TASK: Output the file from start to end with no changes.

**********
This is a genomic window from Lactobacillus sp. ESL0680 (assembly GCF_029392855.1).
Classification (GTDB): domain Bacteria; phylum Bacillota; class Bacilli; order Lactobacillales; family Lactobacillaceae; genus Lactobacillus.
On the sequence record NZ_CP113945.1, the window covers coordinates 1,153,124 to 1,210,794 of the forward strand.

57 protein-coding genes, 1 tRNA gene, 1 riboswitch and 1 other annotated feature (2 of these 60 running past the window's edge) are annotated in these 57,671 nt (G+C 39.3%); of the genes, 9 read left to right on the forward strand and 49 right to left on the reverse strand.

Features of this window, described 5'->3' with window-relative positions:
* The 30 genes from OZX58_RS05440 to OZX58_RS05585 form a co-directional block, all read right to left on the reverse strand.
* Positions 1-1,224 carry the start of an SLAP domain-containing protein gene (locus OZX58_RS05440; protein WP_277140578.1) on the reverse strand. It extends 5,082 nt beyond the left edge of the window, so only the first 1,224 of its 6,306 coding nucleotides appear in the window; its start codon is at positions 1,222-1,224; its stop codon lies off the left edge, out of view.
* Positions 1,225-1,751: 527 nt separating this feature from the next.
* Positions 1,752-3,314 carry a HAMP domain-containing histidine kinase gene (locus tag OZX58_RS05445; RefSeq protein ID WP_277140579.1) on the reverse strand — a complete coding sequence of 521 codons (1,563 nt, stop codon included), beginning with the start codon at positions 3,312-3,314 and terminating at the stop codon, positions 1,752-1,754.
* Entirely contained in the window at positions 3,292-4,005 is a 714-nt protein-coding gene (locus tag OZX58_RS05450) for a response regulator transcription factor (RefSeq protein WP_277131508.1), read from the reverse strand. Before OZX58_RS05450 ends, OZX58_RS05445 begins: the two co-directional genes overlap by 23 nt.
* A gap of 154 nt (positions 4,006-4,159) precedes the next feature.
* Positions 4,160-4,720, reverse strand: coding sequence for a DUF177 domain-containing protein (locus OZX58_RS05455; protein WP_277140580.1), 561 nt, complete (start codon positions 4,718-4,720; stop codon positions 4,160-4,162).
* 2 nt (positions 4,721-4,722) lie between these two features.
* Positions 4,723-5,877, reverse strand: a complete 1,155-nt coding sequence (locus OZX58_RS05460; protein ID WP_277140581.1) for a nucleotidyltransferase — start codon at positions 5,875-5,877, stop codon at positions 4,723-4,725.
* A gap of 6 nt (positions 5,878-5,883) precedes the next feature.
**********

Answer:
This is a genomic window from Lactobacillus sp. ESL0680 (assembly GCF_029392855.1).
Classification (GTDB): domain Bacteria; phylum Bacillota; class Bacilli; order Lactobacillales; family Lactobacillaceae; genus Lactobacillus.
On the sequence record NZ_CP113945.1, the window covers coordinates 1,153,124 to 1,210,794 of the forward strand.

57 protein-coding genes, 1 tRNA gene, 1 riboswitch and 1 other annotated feature (2 of these 60 running past the window's edge) are annotated in these 57,671 nt (G+C 39.3%); of the genes, 9 read left to right on the forward strand and 49 right to left on the reverse strand.

Features of this window, described 5'->3' with window-relative positions:
* The 30 genes from OZX58_RS05440 to OZX58_RS05585 form a co-directional block, all read right to left on the reverse strand.
* Positions 1-1,224 carry the start of an SLAP domain-containing protein gene (locus OZX58_RS05440; protein WP_277140578.1) on the reverse strand. It extends 5,082 nt beyond the left edge of the window, so only the first 1,224 of its 6,306 coding nucleotides appear in the window; its start codon is at positions 1,222-1,224; its stop codon lies off the left edge, out of view.
* Positions 1,225-1,751: 527 nt separating this feature from the next.
* Positions 1,752-3,314 carry a HAMP domain-containing histidine kinase gene (locus tag OZX58_RS05445; RefSeq protein ID WP_277140579.1) on the reverse strand — a complete coding sequence of 521 codons (1,563 nt, stop codon included), beginning with the start codon at positions 3,312-3,314 and terminating at the stop codon, positions 1,752-1,754.
* Entirely contained in the window at positions 3,292-4,005 is a 714-nt protein-coding gene (locus tag OZX58_RS05450) for a response regulator transcription factor (RefSeq protein WP_277131508.1), read from the reverse strand. Before OZX58_RS05450 ends, OZX58_RS05445 begins: the two co-directional genes overlap by 23 nt.
* A gap of 154 nt (positions 4,006-4,159) precedes the next feature.
* Positions 4,160-4,720, reverse strand: coding sequence for a DUF177 domain-containing protein (locus OZX58_RS05455; protein WP_277140580.1), 561 nt, complete (start codon positions 4,718-4,720; stop codon positions 4,160-4,162).
* 2 nt (positions 4,721-4,722) lie between these two features.
* Positions 4,723-5,877, reverse strand: a complete 1,155-nt coding sequence (locus OZX58_RS05460; protein ID WP_277140581.1) for a nucleotidyltransferase — start codon at positions 5,875-5,877, stop codon at positions 4,723-4,725.
* A gap of 6 nt (positions 5,878-5,883) precedes the next feature.